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Leave sindh police alone (I)

The police law made in 1861 to serve the purpose of a colonial ruler cannot fit the conditions of the 21st century with a booming population, successive technical revolutions and other fundamental developments that have changed the society but not the central task of the state – to provide security. Under this outdated law, conditions in the cities and rural areas of Sindh deteriorated to such an extent that the life of the people was endangered, private and communal property was lost due to criminal gangs and white collar crimes. Karachi became the 6th most dangerous city in the world. In 2002 Gen. Musharraf’s government initiated police reforms by introducing a new police law.
Under the 1861 law police powers rested with the Deputy Commissioner who united the powers of policing, justice and administration in one hand, the new law in 2002 under the ‘devolution of power’ initiative separated the police from the administrative and judicial powers but put it in the hands of the politicians, the power of postings and transfers in the hands of the ruling government. Unfortunately Police Order 2002 didn’t work too well. Whether it was functioning under the Act 1861 or the Order 2002 the police in Sindh became highly politicized and a tool in the hands of the PPP (and for some time with MQM in Karachi). The ruling political parties recruited their political workers and relatives and politically connected persons from Constable to Deputy Superintendent of Police. The feudal lords in different districts managed to handpick heads of district police and ruled their fiefdoms by suppressing all types of dissent and opposition. With the police itself a partner in crime they plundered resources like state land, forests and other natural resources in the process.
In 2017 the Sindh High Court (Sindh HC) responded to civil society petition in protest against the govt’s removal of IGP Sindh by ruling that “there must be autonomy of command and independence of operation in the police force. The police hierarchy, acting through the IGP must have control over its own affairs especially insofar as postings and transfers are concerned (but certainly not limited to that) and free from outside interference”. The judgement stipulated that within 30 days rules should be drafted to regulate how the IGP would handle all postings and transfers including the terms to be served at a post. According to the rules laid down by the SC in the Anita Turabi case, i.e. Civil servants owe their first and foremost allegiance to the law and the Constitution, they are not bound to obey orders from superiors which are illegal or are not in accordance with accepted practices and rule-based norms,” said the judgment authored by Justice Jawwad S. Khwaja in 2012. The Sindh govt’s appeal was dismissed by the Supreme Court (SC) in March 2018. However, the SC entitled the Sindh Assembly to make new laws conforming with the modern needs keeping in view the observations made in the impugned judgment.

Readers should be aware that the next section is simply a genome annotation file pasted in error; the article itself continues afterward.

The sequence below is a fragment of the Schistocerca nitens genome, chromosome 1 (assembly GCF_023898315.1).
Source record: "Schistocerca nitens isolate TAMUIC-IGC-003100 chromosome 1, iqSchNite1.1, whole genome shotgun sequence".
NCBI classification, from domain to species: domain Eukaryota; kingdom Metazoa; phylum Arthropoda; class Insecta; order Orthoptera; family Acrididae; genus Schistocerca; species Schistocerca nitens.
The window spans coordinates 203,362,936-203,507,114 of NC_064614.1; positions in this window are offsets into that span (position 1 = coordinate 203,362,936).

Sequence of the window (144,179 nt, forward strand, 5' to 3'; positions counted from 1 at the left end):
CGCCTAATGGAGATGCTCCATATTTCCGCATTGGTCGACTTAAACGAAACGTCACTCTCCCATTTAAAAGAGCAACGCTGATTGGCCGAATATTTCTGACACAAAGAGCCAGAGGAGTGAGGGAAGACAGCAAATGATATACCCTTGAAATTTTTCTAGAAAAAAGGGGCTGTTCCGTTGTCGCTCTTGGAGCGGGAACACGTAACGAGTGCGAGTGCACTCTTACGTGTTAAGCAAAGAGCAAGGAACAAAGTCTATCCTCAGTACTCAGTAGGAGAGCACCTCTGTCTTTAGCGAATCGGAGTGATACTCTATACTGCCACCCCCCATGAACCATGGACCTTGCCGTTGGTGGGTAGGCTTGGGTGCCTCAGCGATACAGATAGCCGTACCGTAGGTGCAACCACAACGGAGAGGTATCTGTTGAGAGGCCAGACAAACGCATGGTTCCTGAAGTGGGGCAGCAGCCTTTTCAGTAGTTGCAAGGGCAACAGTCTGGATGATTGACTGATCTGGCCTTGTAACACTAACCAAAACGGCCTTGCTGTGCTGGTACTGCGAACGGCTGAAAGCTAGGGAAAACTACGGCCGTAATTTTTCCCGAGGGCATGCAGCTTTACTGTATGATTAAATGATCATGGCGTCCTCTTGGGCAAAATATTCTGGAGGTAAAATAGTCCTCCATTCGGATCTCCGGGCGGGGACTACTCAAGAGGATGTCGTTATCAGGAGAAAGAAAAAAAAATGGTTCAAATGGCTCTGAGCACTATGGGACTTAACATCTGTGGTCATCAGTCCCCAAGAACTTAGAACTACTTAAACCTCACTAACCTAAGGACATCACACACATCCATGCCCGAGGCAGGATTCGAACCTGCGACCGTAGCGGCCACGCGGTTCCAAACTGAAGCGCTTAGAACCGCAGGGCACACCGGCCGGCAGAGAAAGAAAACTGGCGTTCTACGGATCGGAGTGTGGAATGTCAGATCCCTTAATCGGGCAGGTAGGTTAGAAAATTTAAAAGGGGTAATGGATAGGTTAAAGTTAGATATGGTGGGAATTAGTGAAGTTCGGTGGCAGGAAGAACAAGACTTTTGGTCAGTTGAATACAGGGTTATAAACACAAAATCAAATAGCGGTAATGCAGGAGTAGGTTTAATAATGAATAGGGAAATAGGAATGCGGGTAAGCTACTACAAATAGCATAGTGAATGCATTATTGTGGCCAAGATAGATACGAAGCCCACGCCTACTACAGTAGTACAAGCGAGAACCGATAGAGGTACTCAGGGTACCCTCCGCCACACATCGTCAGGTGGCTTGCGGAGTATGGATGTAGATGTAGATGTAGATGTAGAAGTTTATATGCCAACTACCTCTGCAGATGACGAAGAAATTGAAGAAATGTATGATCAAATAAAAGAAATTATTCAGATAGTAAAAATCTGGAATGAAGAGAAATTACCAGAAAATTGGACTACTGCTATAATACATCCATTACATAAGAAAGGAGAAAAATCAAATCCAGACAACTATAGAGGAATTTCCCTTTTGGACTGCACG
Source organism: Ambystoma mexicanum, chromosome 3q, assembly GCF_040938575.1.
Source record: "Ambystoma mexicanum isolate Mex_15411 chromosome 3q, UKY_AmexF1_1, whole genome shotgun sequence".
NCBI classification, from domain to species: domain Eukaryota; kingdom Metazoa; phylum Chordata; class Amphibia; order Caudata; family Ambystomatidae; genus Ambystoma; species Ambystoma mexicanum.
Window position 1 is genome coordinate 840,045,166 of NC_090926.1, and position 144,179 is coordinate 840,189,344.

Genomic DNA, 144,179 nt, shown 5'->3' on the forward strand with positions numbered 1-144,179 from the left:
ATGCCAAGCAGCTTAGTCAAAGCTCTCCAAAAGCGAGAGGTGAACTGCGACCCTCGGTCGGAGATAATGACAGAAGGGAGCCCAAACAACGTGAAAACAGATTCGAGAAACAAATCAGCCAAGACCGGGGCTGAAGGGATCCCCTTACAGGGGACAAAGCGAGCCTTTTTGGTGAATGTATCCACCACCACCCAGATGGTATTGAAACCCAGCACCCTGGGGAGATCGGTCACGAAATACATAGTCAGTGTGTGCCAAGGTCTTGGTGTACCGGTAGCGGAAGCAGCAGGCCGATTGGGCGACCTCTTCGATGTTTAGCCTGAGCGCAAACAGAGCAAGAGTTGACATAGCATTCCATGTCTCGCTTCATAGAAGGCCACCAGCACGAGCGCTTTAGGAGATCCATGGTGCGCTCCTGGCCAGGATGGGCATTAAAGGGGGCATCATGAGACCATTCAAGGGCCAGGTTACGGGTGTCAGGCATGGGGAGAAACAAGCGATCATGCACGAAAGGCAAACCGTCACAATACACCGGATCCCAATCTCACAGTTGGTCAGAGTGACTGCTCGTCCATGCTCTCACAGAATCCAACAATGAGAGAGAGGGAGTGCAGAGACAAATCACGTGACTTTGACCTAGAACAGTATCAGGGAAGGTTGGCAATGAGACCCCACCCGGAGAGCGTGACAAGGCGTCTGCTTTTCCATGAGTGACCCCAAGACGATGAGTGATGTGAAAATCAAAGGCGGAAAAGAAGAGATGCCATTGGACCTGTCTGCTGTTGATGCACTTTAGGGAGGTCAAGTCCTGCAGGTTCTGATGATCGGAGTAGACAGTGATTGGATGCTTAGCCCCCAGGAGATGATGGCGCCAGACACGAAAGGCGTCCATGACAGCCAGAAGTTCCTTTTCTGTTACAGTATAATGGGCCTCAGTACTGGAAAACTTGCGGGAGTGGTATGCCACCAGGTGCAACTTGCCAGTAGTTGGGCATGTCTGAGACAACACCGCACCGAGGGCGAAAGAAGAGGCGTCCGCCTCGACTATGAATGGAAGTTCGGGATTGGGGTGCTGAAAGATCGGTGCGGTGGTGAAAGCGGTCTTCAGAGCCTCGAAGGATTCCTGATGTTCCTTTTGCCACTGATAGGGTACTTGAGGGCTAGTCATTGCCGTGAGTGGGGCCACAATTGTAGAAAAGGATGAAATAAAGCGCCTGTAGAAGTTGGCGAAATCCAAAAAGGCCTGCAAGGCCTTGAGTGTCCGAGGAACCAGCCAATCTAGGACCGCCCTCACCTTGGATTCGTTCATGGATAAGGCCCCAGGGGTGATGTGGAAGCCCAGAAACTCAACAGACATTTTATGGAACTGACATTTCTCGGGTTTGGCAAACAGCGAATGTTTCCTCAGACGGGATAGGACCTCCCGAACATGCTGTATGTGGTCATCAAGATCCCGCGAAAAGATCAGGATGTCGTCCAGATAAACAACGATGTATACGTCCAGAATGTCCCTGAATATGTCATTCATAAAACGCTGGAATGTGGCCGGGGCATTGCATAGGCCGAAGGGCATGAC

The IGP Sindh drafted the rules and submitted them to the Sindh govt for notification. With their private interests endangered the politicians did what politicians can do best: they delayed this for the last 18 months by putting it before a Committee. The Committee recently proposed a new bill to be approved by the Sindh Assembly repealing the existing Police Act 1861 and reviving the Police Order 2002 to bring the police “within the ambit of accountability and under proper supervision” meaning control pf politicians. By deliberately disregarding the Sindh HC judgement, they are trying to sideline the rules drafted by the IGP stalled in the government offices for more than a year. This amounts to contempt of the court.
The 2017 judgement ruled that “till such time as the rules are framed and approved in terms as stated above, the power of transfers and postings in the police force, at all levels and including that of PSP officers, shall be exercised only by the IG, and any orders issued by him in this regard shall be self-executing.” With the de-politisation of the Sindh police force the first positive results of the court-ordered autonomy of the Sindh police are visible. Within 18 months Karachi dropped from 6th most dangerous city to 70th in global ranking, the murder rate in Sindh declining by 70% when compared to 2013.



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